We have another unplanned huarizo. Diarmuid arrived yesterday. First-time mum Victoria quietly got on with things when we weren’t around. Late afternoon, I noticed a pair of dark ears sticking up above the Berlin Wall which didn’t look like Fionn’s, our other baby’s. So I went to investigate – and sure enough, there was more evidence of that Brendan the alpaca had been busy eleven and a half months ago when he broke into the girls’ field.
Diarmuid is entirely dark brown with just a few white hairs on one ear. He seems more alpaca-esque than Fionn, so he might turn out to be a T’aqa rather than the Warilla that Fionn is. Anyway, he’s cute. He’s doing everything he should be and Vicky seems to be coping with her new responsibilities well.
So … will any of Lulin, Windermere or Georgie present us with baby huarizos too, or Ciara or Amélie with dark brown alpaca babies? We’ll have to wait and see!
Two small portions of Brendan’s anatomy are soon to meet the business end of the vet’s scalpel, by the way!
I’m actually beginning to question our previous policy with cria (baby camelids). We’d always take mum and baby off to a stable to be on their own for a couple of days to bond and we would watch like a hawk to make sure baby was feeding OK, leaping in with bottles of colostrum or goat’s milk if we thought baby wasn’t getting enough sustenance. With Vicky and Elrond we had to intervene a lot to help with feeding. I’m now wondering if we did more harm than good in that we caused problems by stressing the mother out with this action. Llamas and alpacas are like Star Trek’s Borg. They function better as a unit than individuals. They need to be in a herd environment. We’ve left the two latest arrivals pretty much to their own devices, although we’ve checked to see if they’re suckling, and Caiti redirected them to their mothers a couple of times when they didn’t seem too sure who she was! Diarmuid followed Uncle Seamus around for quite a while yesterday before we put him right.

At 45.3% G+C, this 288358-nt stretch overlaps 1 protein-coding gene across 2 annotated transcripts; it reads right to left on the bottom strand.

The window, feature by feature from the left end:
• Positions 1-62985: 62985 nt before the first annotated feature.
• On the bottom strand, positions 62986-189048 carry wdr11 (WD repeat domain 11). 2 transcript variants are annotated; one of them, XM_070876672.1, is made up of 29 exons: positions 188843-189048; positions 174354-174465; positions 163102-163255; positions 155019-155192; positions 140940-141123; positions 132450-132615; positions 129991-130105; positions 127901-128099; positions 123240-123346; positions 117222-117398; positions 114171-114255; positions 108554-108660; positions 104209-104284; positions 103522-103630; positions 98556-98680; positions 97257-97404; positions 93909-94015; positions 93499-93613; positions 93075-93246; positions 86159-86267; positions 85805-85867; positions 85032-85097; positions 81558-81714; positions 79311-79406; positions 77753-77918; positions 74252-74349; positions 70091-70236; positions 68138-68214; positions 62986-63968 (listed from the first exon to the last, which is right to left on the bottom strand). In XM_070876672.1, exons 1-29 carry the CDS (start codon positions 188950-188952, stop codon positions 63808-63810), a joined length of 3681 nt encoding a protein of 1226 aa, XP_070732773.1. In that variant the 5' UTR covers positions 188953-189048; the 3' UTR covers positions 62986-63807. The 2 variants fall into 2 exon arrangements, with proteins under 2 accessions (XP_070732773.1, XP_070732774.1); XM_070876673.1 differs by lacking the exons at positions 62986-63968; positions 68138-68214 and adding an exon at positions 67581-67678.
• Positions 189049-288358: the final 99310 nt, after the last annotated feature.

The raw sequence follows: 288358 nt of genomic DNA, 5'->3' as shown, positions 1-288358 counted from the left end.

Less intervention is perhaps better.
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